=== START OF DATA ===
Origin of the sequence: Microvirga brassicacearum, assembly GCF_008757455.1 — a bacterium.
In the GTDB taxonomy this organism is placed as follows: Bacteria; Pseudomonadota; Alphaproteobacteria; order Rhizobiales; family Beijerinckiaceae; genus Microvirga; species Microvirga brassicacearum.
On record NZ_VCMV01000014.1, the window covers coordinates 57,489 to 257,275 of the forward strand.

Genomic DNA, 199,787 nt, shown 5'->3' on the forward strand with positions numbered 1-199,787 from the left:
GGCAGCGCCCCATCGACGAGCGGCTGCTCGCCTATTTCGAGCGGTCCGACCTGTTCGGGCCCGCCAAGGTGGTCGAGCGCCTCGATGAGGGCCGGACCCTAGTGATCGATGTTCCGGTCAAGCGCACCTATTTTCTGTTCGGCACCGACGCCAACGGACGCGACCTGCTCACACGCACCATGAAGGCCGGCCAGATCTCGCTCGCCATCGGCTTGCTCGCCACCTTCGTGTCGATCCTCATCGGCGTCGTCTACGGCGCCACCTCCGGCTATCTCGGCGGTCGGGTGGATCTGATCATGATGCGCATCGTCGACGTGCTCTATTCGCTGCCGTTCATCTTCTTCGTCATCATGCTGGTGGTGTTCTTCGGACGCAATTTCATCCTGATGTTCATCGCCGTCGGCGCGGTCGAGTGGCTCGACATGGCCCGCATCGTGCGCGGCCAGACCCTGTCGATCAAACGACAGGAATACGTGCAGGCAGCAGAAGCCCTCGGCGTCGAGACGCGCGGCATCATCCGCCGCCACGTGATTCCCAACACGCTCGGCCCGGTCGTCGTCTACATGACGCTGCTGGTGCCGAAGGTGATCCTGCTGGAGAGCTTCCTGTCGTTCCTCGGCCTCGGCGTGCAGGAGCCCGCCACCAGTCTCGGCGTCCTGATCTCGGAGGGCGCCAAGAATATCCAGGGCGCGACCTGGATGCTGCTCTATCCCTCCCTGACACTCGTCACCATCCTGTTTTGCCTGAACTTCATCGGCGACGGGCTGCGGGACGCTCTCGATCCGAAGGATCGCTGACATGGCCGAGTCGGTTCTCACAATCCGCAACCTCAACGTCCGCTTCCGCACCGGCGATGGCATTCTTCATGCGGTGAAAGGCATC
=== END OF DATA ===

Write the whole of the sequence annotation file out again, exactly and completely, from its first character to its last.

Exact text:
Origin of the sequence: Microvirga brassicacearum, assembly GCF_008757455.1 — a bacterium.
In the GTDB taxonomy this organism is placed as follows: Bacteria; Pseudomonadota; Alphaproteobacteria; order Rhizobiales; family Beijerinckiaceae; genus Microvirga; species Microvirga brassicacearum.
On record NZ_VCMV01000014.1, the window covers coordinates 57,489 to 257,275 of the forward strand.

Genomic DNA, 199,787 nt, shown 5'->3' on the forward strand with positions numbered 1-199,787 from the left:
GGCAGCGCCCCATCGACGAGCGGCTGCTCGCCTATTTCGAGCGGTCCGACCTGTTCGGGCCCGCCAAGGTGGTCGAGCGCCTCGATGAGGGCCGGACCCTAGTGATCGATGTTCCGGTCAAGCGCACCTATTTTCTGTTCGGCACCGACGCCAACGGACGCGACCTGCTCACACGCACCATGAAGGCCGGCCAGATCTCGCTCGCCATCGGCTTGCTCGCCACCTTCGTGTCGATCCTCATCGGCGTCGTCTACGGCGCCACCTCCGGCTATCTCGGCGGTCGGGTGGATCTGATCATGATGCGCATCGTCGACGTGCTCTATTCGCTGCCGTTCATCTTCTTCGTCATCATGCTGGTGGTGTTCTTCGGACGCAATTTCATCCTGATGTTCATCGCCGTCGGCGCGGTCGAGTGGCTCGACATGGCCCGCATCGTGCGCGGCCAGACCCTGTCGATCAAACGACAGGAATACGTGCAGGCAGCAGAAGCCCTCGGCGTCGAGACGCGCGGCATCATCCGCCGCCACGTGATTCCCAACACGCTCGGCCCGGTCGTCGTCTACATGACGCTGCTGGTGCCGAAGGTGATCCTGCTGGAGAGCTTCCTGTCGTTCCTCGGCCTCGGCGTGCAGGAGCCCGCCACCAGTCTCGGCGTCCTGATCTCGGAGGGCGCCAAGAATATCCAGGGCGCGACCTGGATGCTGCTCTATCCCTCCCTGACACTCGTCACCATCCTGTTTTGCCTGAACTTCATCGGCGACGGGCTGCGGGACGCTCTCGATCCGAAGGATCGCTGACATGGCCGAGTCGGTTCTCACAATCCGCAACCTCAACGTCCGCTTCCGCACCGGCGATGGCATTCTTCATGCGGTGAAAGGCATC